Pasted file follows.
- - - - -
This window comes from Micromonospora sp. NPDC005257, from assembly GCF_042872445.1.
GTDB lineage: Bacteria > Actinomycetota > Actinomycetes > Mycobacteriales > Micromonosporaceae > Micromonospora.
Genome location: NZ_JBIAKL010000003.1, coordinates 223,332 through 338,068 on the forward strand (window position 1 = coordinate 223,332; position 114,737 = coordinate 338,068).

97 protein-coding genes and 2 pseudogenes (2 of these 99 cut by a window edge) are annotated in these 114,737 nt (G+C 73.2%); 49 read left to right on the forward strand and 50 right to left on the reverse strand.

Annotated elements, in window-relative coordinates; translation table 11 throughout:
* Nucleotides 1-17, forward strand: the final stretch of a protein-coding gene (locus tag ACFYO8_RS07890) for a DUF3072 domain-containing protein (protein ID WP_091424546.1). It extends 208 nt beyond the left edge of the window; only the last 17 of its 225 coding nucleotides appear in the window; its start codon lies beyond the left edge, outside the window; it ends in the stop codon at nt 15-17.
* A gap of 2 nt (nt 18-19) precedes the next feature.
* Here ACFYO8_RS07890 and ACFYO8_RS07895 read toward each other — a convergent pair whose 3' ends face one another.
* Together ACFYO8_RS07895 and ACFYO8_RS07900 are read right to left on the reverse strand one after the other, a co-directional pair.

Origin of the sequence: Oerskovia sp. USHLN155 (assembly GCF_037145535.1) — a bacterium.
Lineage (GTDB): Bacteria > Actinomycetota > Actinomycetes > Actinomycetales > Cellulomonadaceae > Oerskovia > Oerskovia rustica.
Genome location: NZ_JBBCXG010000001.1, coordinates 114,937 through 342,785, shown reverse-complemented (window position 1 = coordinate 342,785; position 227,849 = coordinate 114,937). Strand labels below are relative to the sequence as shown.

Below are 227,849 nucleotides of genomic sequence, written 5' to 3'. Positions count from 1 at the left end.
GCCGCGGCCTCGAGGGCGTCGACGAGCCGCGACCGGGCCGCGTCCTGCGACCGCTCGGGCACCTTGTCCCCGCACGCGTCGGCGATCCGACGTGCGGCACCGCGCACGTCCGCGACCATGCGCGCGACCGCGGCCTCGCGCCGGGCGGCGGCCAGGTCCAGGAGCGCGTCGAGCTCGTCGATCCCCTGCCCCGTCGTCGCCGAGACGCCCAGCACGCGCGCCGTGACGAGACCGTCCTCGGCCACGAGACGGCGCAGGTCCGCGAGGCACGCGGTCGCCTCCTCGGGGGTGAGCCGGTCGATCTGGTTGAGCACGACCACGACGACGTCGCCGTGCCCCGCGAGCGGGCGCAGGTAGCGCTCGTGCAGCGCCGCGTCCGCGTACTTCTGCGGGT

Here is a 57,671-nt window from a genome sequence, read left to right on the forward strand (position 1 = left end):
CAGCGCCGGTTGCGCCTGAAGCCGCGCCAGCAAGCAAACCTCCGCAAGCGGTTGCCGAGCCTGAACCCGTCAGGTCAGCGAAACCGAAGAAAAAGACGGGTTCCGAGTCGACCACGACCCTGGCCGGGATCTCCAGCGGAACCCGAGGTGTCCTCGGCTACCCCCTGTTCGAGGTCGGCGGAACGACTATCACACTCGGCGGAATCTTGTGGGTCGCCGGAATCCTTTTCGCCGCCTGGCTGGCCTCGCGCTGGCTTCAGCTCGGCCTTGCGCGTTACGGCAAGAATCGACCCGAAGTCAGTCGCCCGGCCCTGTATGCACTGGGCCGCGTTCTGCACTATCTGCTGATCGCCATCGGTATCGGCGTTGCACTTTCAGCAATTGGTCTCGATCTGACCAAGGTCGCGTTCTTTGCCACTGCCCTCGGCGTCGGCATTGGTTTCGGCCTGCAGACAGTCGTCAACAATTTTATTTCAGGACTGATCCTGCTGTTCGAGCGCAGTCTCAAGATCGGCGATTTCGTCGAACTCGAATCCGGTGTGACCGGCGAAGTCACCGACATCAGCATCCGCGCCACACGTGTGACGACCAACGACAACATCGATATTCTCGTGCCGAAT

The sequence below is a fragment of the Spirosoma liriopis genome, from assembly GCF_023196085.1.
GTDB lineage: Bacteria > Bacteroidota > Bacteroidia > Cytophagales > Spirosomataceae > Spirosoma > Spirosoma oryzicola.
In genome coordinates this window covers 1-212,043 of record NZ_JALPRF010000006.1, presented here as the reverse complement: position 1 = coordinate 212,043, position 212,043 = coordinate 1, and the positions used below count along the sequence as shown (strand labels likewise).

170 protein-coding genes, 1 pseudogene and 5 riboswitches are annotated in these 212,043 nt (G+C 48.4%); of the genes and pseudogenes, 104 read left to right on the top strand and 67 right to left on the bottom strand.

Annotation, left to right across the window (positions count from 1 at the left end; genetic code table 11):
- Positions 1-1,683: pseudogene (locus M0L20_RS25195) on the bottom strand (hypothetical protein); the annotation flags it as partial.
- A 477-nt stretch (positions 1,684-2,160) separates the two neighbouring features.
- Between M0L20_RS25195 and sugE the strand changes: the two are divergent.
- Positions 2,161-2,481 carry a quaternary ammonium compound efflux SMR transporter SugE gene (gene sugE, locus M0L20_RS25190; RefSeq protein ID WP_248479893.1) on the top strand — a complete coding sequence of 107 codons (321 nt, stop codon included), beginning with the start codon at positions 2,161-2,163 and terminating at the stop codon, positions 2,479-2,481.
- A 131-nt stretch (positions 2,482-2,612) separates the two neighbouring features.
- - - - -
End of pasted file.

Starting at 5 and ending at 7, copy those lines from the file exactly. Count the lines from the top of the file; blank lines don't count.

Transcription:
Annotated elements, in window-relative coordinates; translation table 11 throughout:
* Nucleotides 1-17, forward strand: the final stretch of a protein-coding gene (locus tag ACFYO8_RS07890) for a DUF3072 domain-containing protein (protein ID WP_091424546.1). It extends 208 nt beyond the left edge of the window; only the last 17 of its 225 coding nucleotides appear in the window; its start codon lies beyond the left edge, outside the window; it ends in the stop codon at nt 15-17.
* A gap of 2 nt (nt 18-19) precedes the next feature.